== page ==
|DPA grounds director envisions beauty, diversity |
|Posted: Wednesday, May 22, 2013 11:55 am |
By GLENDA CAUDLE
Special Features Editor
If Discovery Park of America grounds director John Watkins realizes his dream, large numbers of visitors will come to the 50-acre, multi-million dollar educational and entertainment complex under construction in Union City just to see the diversity and beauty of the grounds.
While there will be even more to delight locals and travelers once they are on site, the beautiful surroundings for Discovery Center and the many other structures there will undoubtedly impress even those who have not thought of themselves as “gardens fans.”
Watkins, who makes his home in Paris, is a graduate of the University of Tennessee at Martin, where he earned a bachelor of science degree in plant and soil science. He has since added a master’s degree in ornamental horticulture and landscape design from UT Knoxville.
He has gained experience as the estate manager for a historic private estate near Williamsburg, Va., and has worked as horticulturist for Oak Hill and the Martha Berry Museum, a public garden, in Rome, Ga. While living in Georgia, he also taught in the horticulture department at Berry College in Rome and was horticulturist for the school. Rounding out his resumé is a stint as landscape designer and contractor for Rolling Hills Nursery in Murray, Ky.
He has been in his new job at DPA since March and is excited to have gotten in on the ground floor of the project. His job responsibilities include the maintenance of all grounds, grounds equipment and irrigation; the development of horticultural programs and events; the production and installation of seasonal plantings; and the management of grounds staff and interns.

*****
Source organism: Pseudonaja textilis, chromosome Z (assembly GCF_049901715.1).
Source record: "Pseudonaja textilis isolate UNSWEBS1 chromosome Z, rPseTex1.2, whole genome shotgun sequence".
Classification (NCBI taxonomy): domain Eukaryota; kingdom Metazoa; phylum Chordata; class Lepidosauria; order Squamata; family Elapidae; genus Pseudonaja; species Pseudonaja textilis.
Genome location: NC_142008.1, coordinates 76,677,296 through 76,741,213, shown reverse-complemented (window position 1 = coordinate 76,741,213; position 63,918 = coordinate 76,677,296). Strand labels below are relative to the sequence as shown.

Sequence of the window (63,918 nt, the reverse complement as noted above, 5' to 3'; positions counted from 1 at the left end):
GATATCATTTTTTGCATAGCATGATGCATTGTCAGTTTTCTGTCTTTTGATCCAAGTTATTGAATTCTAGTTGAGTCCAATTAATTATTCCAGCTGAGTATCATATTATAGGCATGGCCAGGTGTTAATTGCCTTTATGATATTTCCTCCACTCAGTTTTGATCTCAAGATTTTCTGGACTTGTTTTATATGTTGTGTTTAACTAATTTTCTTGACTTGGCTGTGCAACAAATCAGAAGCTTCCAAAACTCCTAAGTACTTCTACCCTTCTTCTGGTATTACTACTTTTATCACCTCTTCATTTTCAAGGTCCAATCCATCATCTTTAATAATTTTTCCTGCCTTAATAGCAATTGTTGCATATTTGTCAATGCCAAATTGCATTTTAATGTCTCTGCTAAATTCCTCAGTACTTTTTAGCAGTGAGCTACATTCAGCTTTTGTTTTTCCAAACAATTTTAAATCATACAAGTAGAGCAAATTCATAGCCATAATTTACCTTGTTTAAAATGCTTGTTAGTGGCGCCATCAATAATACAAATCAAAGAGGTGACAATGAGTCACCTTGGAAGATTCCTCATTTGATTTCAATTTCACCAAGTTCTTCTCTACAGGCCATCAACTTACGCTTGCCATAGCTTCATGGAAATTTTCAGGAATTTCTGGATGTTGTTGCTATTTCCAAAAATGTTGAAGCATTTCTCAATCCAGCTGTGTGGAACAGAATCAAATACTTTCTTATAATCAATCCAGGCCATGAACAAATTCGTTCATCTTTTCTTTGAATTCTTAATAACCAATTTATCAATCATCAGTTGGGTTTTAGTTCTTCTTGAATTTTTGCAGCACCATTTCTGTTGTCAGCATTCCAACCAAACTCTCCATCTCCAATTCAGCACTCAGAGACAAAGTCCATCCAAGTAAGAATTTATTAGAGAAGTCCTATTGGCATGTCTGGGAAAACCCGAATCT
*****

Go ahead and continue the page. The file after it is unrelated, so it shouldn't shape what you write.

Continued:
“Seeing the plantings and gardens mature over time will be rewarding in itself, but the prospect of constantly developing and implementing new projects on the grounds and interacting with our guests is probably the most exciting aspect of my position,” he says.
DPA is, according to Watkins, unlike any project he has ever worked with, and he plans to take advantage of the opportunity to produce and install an ever-changing display of color and points of interest in the gardens so that each trip someone makes to the park will be a new experience.
“I think the greatest challenge associated with my job as grounds director will be maintaining the highest level of interest for our visitors in our garden displays. While the day-to-day maintenance is no easy feat in itself, I want our gardens here to change continually so that a visitor’s experience is never the same twice,” says Watkins.
Viewing the sometimes subtle and sometimes dramatic changes planned in the DPA landscape will make membership in the facility a real bargain in itself, according to a spokesman. In addition, the three specialty gardens — a Japanese garden, a European garden and an American garden – plus the beautiful and interesting features of the general area that has been farmland for years, are sure to provide the perfect background for everything from casual personal photos to large crowd-pleasing special events planned for the complex.
Watkins will not be content with merely satisfying the senses, however. He wants guests at DPA to have the opportunity to learn as much from his area of specialty as they will from viewing dinosaurs inside Discovery Center or watching the grist mill work.
“Developing educational and informative programs for our guests is a high priority,” he says.
Watkins and his wife, Leigh, are the parents of Alex, 14, and Austin, 12. He is the son of Pat and Phillip Watkins of Martin and the grandson of the late Oscar and Mildred Watkins, who lived in Rives, so he has roots in this area that make coming home a special joy.
He has been a member of several professional organizations, such as American Association of Botanical Gardens and Arboreta and the Professional Grounds Management Society.
He is the garden editor for Paris! Magazine, a quarterly publication, and has penned articles online for several sources.
Mrs. Caudle may be contacted at glendacaudle@ ucmessenger.com.
Published in The Messenger 5.22.13